Golden Ratio

The Golden Ratio in action
The Golden Ratio in action. Shelley Esaak; Licensed to


(term) - The Golden Ratio is a term (with an astounding number of aliases, including Golden Section and Golden Mean) used to describe aesthetically pleasing proportioning within a piece. However, it is not merely a term -- it is an actual ratio.

In its most simple form, the Golden Ratio is 1:phi. (Not pi / π / 3.14... / "pie," but phi [pronounced "fie"].) Phi is represented by the lower-case Greek letter φ.

Its numeric equivalent is 1.618... which means its decimal stretches to infinity and never repeats (much like pi). The DaVinci Code had it wrong when the protagonist assigned an "exact" value of 1.618 to phi.

Phi also performs amazing feats of derring-do in Trigonometry and quadratic equations, and can even be used to write a recursive algorithm when programming software. But let's get back to aesthetics.

The easiest way to picture the Golden Ratio is by looking at a rectangle with a width of 1, and a length of 1.168... . If you were to draw a line in this plane so that one square and one rectangle resulted, the square's sides would have the ratio of 1:1. And the "leftover" rectangle? It would be exactly proportionate to the original rectangle: 1:1.618. You could draw another line in this smaller rectangle, again leaving a square and a rectangle whose proportions were 1:1.618. You can keep doing this until you're left with an indecipherable blob; the ratio continues on in a downward pattern regardless.

Rectangles and squares are the most clear example, but the Golden Ratio can be applied to any number of geometric forms including circles, triangles, pyramids, prisms, and polygons. It's just a question of applying the correct math. Some artists -- especially architects -- are very good at this, while others are not.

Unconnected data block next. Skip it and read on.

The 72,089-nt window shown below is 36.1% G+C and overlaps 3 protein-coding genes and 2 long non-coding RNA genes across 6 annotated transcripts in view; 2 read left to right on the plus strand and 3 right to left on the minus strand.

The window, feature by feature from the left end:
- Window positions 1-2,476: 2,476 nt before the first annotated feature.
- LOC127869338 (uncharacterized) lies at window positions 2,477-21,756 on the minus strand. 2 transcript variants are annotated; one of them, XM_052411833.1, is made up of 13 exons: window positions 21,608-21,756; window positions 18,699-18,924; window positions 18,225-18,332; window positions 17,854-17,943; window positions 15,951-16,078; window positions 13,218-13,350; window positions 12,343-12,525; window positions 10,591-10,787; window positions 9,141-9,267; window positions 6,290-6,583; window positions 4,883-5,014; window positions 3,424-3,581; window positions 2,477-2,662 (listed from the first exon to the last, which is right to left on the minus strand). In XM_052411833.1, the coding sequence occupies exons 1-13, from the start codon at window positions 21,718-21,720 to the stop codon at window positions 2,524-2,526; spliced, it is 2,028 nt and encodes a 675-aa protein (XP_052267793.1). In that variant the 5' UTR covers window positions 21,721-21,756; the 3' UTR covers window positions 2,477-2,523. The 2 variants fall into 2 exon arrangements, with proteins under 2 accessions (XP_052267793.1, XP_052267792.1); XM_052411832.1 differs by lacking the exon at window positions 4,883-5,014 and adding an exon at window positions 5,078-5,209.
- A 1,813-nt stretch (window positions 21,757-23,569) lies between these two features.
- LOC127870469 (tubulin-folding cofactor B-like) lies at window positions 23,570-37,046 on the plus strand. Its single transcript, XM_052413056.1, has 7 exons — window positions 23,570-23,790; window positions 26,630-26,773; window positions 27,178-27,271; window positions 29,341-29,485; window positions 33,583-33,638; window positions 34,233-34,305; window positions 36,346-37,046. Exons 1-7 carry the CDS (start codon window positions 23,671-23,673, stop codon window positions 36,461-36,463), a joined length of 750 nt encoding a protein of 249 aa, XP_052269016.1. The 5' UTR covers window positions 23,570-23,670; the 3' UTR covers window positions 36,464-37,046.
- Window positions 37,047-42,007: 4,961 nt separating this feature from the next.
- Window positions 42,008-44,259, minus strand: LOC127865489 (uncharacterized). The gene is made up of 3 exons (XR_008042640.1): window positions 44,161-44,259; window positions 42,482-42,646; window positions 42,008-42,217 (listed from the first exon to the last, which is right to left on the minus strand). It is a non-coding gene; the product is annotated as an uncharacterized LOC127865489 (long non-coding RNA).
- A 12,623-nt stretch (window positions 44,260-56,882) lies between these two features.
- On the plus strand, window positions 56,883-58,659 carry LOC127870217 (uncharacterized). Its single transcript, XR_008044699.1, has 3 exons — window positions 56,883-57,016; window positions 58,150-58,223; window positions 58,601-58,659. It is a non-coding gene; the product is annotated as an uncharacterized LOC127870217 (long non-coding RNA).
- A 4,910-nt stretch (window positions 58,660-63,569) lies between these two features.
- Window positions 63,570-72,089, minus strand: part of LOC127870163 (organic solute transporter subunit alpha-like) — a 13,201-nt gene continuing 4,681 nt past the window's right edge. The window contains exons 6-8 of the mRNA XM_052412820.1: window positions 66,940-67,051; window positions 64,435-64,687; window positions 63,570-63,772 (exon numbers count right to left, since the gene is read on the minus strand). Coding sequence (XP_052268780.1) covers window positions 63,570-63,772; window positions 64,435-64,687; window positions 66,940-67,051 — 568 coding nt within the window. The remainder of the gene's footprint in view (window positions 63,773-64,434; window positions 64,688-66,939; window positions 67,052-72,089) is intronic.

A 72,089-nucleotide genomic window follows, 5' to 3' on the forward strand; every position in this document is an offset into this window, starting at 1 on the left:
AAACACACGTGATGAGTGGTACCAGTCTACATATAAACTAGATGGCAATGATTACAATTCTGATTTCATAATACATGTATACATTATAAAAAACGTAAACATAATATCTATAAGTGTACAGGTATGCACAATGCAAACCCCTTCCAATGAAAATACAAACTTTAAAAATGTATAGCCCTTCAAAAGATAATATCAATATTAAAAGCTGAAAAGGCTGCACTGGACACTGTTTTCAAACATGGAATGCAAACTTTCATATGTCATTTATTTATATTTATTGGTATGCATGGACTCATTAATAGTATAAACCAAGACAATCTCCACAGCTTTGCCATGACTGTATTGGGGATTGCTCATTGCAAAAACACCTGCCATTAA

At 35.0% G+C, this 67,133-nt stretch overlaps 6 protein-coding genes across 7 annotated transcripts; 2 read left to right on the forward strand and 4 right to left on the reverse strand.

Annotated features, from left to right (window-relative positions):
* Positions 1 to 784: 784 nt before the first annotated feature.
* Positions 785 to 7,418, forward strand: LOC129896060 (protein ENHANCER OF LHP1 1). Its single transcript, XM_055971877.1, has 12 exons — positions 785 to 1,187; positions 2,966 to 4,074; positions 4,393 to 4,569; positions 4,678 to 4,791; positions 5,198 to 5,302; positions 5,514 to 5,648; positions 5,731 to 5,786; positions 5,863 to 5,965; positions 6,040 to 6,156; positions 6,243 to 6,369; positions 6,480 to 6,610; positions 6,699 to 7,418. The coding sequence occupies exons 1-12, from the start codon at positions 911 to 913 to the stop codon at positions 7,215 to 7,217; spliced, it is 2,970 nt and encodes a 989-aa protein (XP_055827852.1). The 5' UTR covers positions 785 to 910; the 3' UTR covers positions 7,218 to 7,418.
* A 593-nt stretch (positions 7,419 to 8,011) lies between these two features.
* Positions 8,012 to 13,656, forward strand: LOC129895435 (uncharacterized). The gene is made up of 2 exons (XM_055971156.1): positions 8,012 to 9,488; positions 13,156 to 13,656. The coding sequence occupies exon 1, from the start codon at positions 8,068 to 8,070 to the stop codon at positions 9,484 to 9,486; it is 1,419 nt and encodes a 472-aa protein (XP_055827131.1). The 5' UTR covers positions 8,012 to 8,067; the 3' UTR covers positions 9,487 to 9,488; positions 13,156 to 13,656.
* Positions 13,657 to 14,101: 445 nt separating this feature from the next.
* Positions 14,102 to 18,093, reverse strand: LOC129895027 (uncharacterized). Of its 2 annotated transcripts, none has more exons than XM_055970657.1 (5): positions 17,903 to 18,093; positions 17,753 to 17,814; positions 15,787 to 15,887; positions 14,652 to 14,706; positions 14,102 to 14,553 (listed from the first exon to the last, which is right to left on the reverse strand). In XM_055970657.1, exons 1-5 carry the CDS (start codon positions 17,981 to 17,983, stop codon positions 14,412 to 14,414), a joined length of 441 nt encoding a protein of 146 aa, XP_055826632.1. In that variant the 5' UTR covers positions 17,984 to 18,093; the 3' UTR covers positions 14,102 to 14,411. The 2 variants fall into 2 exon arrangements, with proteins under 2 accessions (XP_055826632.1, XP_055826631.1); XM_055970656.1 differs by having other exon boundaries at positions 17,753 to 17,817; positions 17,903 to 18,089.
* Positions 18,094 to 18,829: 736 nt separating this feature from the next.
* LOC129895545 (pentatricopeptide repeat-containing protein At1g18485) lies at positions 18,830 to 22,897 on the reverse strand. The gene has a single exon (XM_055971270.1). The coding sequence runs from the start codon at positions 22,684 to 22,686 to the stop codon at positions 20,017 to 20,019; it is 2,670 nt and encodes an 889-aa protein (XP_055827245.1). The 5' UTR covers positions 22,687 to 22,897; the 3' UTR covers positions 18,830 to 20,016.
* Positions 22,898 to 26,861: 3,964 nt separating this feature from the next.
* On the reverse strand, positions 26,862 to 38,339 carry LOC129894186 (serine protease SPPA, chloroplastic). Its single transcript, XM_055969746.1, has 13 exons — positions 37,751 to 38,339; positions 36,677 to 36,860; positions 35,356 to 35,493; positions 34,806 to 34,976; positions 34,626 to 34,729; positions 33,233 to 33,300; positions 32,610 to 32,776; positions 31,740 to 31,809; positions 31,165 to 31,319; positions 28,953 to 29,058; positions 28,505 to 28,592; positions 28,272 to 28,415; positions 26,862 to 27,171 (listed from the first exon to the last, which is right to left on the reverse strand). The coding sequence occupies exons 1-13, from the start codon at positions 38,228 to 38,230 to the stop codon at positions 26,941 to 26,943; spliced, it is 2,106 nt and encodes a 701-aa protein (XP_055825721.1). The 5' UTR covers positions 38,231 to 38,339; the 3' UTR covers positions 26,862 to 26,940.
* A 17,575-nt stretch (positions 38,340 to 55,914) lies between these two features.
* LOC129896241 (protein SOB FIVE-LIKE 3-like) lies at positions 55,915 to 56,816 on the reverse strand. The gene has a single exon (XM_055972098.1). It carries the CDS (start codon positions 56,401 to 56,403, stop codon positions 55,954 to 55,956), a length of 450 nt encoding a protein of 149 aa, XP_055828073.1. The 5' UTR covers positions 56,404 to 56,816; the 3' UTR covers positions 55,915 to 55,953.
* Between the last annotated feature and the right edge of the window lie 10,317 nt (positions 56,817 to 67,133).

All math aside, an unknown genius figured out millennia ago that, in a work of art or architecture, if one maintained a ratio of small elements to larger elements that was the same as the ratio of larger elements to the whole, the end result was extraordinarily pleasing to the eye. (Indeed, we now have scientific evidence that our brains are hard-wired to recognize this pattern.) It worked when the Egyptians built their pyramids, it has worked in sacred geometry throughout history, and it continues to work today.

Pronunciation: goal·den ray·show

Also Known As:

Golden Section, Golden Proportion, Golden Mean, phi ratio, Sacred Cut, Divine Proportion


"Like God, the Divine Proportion is always similar to itself." -- Fra Luca Bartolomeo de Pacioli (1446/7–1517), Franciscan Friar and Tuscan mathematician. While working for the Sforzas in Milan, Fra Pacioli taught a Florentine artist named Leonardo how to mathematically calculate proportions.

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